418: Steps Construction Company Owners Can Take To Avoid Employee Fraud

05.07.2021 - By Contractor Success Map with Randal DeHart | Contractor Bookkeeping And Accounting Services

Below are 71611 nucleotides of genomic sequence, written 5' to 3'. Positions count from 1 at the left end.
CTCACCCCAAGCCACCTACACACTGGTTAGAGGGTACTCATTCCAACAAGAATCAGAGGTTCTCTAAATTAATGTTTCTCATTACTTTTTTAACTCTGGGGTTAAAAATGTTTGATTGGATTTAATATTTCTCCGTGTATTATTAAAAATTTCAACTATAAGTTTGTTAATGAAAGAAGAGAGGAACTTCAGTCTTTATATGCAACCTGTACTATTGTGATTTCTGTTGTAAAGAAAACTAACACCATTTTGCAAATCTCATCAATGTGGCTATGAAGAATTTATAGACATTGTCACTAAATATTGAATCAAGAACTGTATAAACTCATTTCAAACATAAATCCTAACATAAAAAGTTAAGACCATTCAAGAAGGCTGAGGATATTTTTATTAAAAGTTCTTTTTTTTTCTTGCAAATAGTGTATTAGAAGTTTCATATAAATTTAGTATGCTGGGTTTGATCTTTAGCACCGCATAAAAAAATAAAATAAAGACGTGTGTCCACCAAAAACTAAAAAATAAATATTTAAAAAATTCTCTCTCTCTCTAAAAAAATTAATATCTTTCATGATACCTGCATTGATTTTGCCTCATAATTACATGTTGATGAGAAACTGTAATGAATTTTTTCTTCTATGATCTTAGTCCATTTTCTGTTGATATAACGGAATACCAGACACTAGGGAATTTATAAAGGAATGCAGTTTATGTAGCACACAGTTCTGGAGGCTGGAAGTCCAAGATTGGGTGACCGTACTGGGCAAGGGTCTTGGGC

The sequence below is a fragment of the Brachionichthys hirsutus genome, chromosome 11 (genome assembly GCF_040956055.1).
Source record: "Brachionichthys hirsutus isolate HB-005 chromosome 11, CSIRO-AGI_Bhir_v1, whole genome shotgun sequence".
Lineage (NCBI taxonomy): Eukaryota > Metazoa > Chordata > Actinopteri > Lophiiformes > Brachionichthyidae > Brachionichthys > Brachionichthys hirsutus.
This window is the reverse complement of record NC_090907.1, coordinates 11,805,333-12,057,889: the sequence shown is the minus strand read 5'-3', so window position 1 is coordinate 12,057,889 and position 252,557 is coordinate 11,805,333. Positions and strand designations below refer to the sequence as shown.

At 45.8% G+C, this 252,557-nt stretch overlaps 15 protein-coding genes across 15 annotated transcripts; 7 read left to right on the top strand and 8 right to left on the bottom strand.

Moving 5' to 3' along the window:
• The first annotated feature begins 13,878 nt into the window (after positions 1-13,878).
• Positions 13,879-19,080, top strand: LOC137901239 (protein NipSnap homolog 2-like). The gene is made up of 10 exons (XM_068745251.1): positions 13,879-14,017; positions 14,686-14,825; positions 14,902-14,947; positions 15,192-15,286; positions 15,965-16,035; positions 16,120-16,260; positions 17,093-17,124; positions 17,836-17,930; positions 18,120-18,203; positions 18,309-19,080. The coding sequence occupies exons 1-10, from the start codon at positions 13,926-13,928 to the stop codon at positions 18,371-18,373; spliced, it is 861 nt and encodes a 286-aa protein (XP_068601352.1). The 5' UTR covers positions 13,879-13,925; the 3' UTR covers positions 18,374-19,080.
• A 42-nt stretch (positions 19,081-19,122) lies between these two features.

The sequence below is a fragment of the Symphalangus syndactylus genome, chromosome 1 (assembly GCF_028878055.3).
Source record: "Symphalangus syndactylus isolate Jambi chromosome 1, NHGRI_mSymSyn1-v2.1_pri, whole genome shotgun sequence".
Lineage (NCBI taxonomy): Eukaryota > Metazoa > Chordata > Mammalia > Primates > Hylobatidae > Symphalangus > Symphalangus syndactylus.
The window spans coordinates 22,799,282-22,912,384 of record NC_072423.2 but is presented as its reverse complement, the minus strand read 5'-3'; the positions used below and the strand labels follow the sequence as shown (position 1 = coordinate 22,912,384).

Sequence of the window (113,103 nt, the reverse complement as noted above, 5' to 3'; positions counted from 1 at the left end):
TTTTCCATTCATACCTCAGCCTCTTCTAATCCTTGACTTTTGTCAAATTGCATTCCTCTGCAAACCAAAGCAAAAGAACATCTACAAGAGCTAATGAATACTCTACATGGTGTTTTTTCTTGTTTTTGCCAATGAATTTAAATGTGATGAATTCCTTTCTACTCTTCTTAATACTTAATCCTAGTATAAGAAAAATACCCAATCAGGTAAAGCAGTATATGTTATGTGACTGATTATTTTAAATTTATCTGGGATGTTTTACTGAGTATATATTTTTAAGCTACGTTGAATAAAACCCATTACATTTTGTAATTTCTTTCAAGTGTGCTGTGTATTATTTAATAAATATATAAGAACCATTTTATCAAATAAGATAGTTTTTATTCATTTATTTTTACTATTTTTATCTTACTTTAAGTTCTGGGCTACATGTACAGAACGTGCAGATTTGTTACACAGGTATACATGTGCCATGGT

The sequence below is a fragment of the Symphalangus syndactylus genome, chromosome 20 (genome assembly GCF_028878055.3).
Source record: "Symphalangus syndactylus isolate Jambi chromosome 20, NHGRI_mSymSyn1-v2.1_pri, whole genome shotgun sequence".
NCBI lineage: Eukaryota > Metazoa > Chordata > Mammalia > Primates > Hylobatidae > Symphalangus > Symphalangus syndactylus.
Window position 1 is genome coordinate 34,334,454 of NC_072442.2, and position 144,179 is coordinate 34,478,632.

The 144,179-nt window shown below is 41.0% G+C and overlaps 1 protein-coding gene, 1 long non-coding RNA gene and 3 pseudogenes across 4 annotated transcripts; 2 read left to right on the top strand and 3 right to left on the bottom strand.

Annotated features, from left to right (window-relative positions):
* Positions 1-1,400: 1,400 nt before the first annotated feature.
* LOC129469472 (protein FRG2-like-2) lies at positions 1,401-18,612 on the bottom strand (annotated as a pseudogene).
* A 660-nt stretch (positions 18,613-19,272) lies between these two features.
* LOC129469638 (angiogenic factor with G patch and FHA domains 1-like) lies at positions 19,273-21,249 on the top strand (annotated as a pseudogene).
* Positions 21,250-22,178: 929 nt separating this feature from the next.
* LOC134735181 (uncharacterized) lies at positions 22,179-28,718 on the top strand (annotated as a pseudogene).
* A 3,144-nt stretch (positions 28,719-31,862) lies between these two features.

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This Podcast Is Episode Number 418, And It's About Steps Construction Company Owners Can Take To Avoid Employee Fraud Billing schemes. Skimming. Check-tampering. Employee fraud is a real risk for businesses with fewer than 100 employees. In fact, according to the Association of Certified Fraud Examiners, small businesses lose almost twice as much per scheme to occupational fraud. If you Google Search "Construction Bookkeeper Embezzlement," you will see thousands of hits, and most of the problems construction companies suffered could have been avoided if the owner had known about and followed a few simple guidelines. Unfortunately, until a contractor has gotten to know us, they tend to think of us as just another contractor's bookkeeping service. This means some contractors think we are crazy to suggest that any trusted employee, especially an in-house bookkeeper, would steal money from their company, and so they ignore us until it was too late. Be aware of the "Employee Theft 10-10-80" Rule Discovered over many years of experience and first-hand observation by auditors, accountants, fraud examiners, anyone involved in detecting employee theft. Ten Percent - Of all employees, including bookkeepers, will steal in a variety of ways from office supplies, petty cash, graft, kickbacks, and payoffs from your suppliers, vendors and sub-contractors and even hundreds of thousands or even millions of dollars. They will do it regardless of how many security systems are in place because they lack integrity and have a "taker's" entitlement paradigm that states: "It Is Better To Take Than To Make." They cannot be stopped, only caught! And only then if you have systems in place and if you can convince the criminal justice system to take action, good luck with that! Ten Percent - Of all employees, including bookkeepers, will never steal because they have integrity and a "Producer's" paradigm that states: "It Is Better To Make Than To Take." In the end, these are the people who will add so much value to your company you cannot help but reward them with more money, benefits, and recognition. Because if you do not, they will be recruited by your competitors.  Eighty Percent - Of all employees, including bookkeepers, will steal if they feel confident they can get away with it and if circumstances allow for it due to weak integrity and a sense of "Redistributing The Wealth, But Not The Work Or The Responsibility." Recognize the most common signs of fraudulent activity before an unscrupulous employee destroys your construction business: Identify high-risk employees When an employee has something to hide, their behavior may become suspicious; they may act closed off, secretive and defensive. A typical clue is a worker who won't take time off for a holiday (because someone may take over their duties and discover the fraud). Others will try to cover up their improved financial status - a new car or home, for instance - with tales of a lottery win or inheritance. In addition to employees acting suspiciously, high-risk employees might also include those: struggling with debt dealing with mounting bills because of unfortunate circumstances (e.g., divorce, a family member's poor health) with a history of drug abuse  involved in risky financial ventures (e.g., gambling, investments)  If an employee has a motive for fraudulent activity at work, think of the following behaviors as red flags. Access and opportunity Unsurprisingly, the highest risk employees for fraud have trusted roles in financial services: Accounts Payable, Accounts Receivable, accounting, and bookkeeping. To commit fraud, or in this case, embezzlement, an employee must have both access and opportunity - that is, access to funds, banking records, and accounting data. The ideal situation is someone entrusted with performing multiple roles; that is, they can both cut and sign checks, process AP, and handle bank reconciliations. Unmanaged Control Access is just one part of the equation when it comes to employee fraud. Also, keep a watchful eye on employees who exert control over certain aspects of their job.  For instance, they may insist on: working unnecessarily long hours  working outside of regular business hours performing specific job duties and refusing to share individual tasks only dealing with a particular supplier or vendor* * A common employee scam is known as "purchasing fraud" when a supplier or vendor inflates an invoice amount, the employee cuts a check, and both parties split the difference. Red flag scenarios Monitor your financial records closely, and investigate if you come across the following discrepancies: Mismatched payees: the name on a cashed check doesn't match the name entered in the general ledger Identical payments:  two checks have cleared for the same amount to different vendors in the same date range; one may have been authorized on the strength of supporting documentation for the legitimate payment.  Questionable companies: a supplier or vendor with unprofessional invoices (i.e., apparent errors, a missing or incorrect address, home address, or non-existent web presence) Construction Bookkeeping Embezzlement Bad Bookkeepers will leave you with unfiled and unpaid taxes. They come in every race, creed, color, gender, age. There is no definitive profile, no absolute way to know which contractor bookkeeper is an embezzler until they have been caught and convicted, and even then, if you do not perform extensive background checks, you may never know it until it is too late. Just because you catch a bookkeeper embezzling funds, don't think for one minute they will always be punished and made to pay you back. For the most part, you must understand that employees are poor innocent victims of brutal greedy business owners in the eyes of the public. I have seen bad bookkeepers ruin too many businesses, especially construction businesses. In most cases, it was Bookkeeper Incompetence or Bookkeeper Embezzlement, and in other cases, it appears to me there may have been some deliberate identity theft; however, I cannot be certain. All I know for sure is that I have witnessed business failures that have led to divorce, families destroyed, finances wiped out, and people living on the streets. In a few extreme cases, I know of contractors who have taken their own lives, and this needs to stop! Final thoughts Now that you know how to spot the most common warning signs for employee fraud, your management team must take steps to combat it. Let this post be a reminder to watch for suspicious employee behavior. Segregate financial roles, so no one has unlimited access, control, or opportunity - and ensure your bookkeeping is always up to date so any "red flag" scenarios can be dealt with promptly. About The Author: Sharie DeHart, QPA, is the co-founder of Business Consulting And Accounting in Lynnwood, Washington. She is the leading expert in managing outsourced construction bookkeeping and accounting services companies and cash management accounting for small construction companies across the USA. She encourages Contractors and Construction Company Owners to stay current on their tax obligations and offers insights on how to manage the remaining cash flow to operate and grow their construction company sales and profits so they can put more money in the bank. Call 1-800-361-1770 or [email protected]